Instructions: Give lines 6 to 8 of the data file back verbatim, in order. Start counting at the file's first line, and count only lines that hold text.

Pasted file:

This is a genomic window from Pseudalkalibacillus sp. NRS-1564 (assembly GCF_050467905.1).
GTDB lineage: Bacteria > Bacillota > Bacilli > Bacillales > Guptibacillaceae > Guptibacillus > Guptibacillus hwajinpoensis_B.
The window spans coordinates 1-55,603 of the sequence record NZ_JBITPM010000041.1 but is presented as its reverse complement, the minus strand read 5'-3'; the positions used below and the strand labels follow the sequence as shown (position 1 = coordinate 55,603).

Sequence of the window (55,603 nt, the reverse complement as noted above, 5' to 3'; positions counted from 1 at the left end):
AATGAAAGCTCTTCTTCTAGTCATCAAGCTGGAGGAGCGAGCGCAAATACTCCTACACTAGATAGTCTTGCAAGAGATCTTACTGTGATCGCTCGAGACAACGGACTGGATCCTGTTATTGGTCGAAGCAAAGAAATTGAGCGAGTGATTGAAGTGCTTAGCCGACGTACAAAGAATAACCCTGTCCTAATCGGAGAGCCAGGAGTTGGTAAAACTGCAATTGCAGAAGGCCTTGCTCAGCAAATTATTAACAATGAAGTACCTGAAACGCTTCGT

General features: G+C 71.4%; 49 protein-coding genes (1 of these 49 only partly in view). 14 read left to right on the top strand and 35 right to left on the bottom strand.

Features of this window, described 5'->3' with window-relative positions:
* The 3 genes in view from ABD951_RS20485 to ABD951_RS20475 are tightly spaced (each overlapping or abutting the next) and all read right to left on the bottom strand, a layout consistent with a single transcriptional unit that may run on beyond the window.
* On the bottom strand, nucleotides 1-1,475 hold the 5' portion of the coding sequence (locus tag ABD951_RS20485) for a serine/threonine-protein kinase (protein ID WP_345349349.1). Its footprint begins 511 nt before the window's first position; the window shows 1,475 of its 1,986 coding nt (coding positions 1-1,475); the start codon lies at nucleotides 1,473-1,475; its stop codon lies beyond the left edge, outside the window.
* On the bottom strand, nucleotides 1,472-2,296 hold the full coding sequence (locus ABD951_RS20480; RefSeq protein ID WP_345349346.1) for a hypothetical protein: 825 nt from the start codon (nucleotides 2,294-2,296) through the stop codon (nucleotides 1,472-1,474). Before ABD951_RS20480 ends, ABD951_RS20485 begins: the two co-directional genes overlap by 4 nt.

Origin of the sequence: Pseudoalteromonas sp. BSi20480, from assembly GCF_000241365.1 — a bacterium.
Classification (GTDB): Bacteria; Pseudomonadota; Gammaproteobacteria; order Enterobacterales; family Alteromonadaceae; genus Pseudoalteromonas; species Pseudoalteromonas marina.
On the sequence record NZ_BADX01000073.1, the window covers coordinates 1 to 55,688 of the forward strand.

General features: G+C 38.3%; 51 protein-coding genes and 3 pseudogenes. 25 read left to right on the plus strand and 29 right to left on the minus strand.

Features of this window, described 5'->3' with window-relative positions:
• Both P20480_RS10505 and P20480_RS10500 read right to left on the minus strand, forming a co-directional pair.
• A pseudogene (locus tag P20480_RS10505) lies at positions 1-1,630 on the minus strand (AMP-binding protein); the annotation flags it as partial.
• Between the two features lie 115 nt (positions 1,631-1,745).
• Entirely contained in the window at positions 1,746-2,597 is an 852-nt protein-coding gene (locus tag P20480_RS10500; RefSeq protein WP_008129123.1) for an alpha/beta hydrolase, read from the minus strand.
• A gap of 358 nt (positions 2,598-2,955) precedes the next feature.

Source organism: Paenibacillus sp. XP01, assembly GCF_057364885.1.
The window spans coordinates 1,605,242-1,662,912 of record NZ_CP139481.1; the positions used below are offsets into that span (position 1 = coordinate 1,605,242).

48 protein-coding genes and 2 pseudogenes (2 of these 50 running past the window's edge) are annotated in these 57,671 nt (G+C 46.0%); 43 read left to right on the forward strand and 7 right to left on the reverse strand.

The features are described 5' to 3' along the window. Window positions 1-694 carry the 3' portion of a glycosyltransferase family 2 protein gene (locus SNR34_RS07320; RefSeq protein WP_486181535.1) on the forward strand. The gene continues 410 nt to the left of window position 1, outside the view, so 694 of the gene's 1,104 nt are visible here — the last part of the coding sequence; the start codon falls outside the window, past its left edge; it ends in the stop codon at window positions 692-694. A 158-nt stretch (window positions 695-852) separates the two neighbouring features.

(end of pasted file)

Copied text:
General features: G+C 71.4%; 49 protein-coding genes (1 of these 49 only partly in view). 14 read left to right on the top strand and 35 right to left on the bottom strand.

Features of this window, described 5'->3' with window-relative positions:
* The 3 genes in view from ABD951_RS20485 to ABD951_RS20475 are tightly spaced (each overlapping or abutting the next) and all read right to left on the bottom strand, a layout consistent with a single transcriptional unit that may run on beyond the window.